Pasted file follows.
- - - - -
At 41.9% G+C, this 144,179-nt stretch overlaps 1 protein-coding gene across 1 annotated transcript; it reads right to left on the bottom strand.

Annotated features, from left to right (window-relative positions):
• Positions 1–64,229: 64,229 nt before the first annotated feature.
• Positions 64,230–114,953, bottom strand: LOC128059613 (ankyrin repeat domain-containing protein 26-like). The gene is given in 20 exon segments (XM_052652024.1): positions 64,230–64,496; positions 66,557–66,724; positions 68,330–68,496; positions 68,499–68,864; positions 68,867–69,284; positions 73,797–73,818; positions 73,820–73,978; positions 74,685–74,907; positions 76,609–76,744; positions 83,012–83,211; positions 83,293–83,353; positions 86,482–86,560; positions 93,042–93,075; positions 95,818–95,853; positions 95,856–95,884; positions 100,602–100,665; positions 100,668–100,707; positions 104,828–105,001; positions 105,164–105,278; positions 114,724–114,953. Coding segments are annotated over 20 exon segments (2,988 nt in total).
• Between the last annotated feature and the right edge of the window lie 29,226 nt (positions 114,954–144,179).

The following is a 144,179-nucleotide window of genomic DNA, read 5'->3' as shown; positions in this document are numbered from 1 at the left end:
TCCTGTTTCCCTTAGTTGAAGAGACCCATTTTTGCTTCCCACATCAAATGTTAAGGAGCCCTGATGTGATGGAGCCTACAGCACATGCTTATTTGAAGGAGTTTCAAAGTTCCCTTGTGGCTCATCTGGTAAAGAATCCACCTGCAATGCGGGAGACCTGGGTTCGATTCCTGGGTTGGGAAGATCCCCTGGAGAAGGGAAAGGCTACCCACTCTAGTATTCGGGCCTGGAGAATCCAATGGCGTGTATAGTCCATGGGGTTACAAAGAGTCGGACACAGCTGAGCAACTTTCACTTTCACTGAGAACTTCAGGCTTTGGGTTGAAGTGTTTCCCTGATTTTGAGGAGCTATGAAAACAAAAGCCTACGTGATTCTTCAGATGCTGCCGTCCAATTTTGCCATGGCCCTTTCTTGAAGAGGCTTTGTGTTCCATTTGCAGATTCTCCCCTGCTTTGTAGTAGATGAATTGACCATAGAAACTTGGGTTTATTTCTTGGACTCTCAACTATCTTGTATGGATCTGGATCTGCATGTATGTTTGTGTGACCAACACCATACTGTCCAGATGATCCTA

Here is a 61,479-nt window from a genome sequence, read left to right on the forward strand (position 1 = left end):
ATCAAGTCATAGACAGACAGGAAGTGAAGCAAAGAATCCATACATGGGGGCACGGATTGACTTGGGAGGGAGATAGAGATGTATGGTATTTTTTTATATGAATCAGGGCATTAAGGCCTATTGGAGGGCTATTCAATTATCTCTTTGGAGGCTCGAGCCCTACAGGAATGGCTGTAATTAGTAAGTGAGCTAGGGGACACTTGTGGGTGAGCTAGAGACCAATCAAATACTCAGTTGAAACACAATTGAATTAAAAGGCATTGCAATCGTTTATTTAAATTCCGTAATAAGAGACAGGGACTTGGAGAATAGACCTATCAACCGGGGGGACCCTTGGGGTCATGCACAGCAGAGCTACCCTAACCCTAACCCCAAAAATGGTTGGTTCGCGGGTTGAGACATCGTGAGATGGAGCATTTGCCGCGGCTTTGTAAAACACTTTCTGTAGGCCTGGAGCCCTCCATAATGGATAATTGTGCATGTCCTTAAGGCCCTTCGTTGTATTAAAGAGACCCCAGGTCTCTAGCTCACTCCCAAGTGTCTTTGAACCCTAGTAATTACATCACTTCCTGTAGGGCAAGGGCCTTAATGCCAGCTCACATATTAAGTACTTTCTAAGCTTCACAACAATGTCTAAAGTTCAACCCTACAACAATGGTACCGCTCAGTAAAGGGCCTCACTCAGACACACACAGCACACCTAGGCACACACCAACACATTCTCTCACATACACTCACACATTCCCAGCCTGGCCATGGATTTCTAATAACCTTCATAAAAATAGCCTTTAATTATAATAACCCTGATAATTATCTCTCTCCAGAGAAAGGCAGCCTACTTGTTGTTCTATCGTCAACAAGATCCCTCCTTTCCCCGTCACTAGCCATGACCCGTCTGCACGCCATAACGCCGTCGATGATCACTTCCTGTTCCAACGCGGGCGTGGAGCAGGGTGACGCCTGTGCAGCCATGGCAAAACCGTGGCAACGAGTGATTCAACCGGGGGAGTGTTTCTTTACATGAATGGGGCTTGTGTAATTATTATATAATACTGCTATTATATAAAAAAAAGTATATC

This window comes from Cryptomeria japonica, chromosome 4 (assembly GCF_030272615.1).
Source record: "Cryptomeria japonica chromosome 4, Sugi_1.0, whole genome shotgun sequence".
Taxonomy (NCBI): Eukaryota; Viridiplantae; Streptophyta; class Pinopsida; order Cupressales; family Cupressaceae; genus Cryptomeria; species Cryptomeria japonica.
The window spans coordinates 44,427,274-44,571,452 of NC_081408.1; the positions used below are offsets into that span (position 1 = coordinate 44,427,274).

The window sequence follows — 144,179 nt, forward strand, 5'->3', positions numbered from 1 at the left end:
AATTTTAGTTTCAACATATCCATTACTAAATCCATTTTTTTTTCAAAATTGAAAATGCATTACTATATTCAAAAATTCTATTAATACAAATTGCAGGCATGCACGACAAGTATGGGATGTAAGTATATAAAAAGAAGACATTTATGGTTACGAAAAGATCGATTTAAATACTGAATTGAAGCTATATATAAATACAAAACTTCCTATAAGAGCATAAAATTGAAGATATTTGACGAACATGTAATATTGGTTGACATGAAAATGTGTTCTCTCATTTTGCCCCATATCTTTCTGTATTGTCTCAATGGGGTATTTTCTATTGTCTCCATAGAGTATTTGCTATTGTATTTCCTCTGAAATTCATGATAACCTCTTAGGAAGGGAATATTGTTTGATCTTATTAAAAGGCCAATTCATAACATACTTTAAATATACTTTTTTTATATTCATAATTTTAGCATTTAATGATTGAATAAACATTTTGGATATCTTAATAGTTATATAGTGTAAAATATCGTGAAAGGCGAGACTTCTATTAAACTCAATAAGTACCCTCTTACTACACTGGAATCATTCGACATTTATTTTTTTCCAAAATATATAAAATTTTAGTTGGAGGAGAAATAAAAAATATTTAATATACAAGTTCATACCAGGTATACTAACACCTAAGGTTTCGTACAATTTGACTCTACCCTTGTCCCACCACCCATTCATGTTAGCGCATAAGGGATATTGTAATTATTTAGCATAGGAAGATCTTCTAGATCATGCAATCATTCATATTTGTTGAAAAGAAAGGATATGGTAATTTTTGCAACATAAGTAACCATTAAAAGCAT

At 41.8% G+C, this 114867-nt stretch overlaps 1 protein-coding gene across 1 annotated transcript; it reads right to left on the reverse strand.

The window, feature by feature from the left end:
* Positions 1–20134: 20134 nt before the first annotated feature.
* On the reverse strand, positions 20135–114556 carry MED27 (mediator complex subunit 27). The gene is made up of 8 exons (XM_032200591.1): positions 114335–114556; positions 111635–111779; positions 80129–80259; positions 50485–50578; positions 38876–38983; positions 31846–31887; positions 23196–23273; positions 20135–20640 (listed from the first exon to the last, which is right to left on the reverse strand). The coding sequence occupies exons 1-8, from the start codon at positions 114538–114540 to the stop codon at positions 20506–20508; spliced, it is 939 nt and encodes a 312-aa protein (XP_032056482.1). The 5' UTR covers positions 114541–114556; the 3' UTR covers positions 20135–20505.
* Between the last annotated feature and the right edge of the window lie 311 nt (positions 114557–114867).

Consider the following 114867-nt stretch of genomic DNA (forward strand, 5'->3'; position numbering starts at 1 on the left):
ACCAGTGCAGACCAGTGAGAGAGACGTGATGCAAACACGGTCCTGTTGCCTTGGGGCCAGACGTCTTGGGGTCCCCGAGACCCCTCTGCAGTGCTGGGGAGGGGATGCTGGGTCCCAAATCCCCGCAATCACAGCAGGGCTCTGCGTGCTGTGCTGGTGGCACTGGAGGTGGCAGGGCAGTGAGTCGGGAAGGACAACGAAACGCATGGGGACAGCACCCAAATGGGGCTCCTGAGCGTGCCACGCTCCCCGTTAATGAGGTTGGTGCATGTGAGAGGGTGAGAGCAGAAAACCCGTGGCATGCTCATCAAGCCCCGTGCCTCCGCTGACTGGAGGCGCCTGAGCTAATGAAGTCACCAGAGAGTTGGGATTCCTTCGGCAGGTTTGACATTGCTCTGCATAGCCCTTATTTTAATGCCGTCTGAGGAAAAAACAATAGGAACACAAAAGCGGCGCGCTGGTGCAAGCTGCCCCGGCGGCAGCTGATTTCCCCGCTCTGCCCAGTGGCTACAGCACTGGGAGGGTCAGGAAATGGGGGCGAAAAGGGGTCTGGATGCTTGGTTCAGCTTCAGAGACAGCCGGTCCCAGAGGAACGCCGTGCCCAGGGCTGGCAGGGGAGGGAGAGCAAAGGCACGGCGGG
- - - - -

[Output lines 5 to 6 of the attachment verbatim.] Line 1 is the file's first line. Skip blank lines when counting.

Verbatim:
• Between the last annotated feature and the right edge of the window lie 29,226 nt (positions 114,954–144,179).

The following is a 144,179-nucleotide window of genomic DNA, read 5'->3' as shown; positions in this document are numbered from 1 at the left end: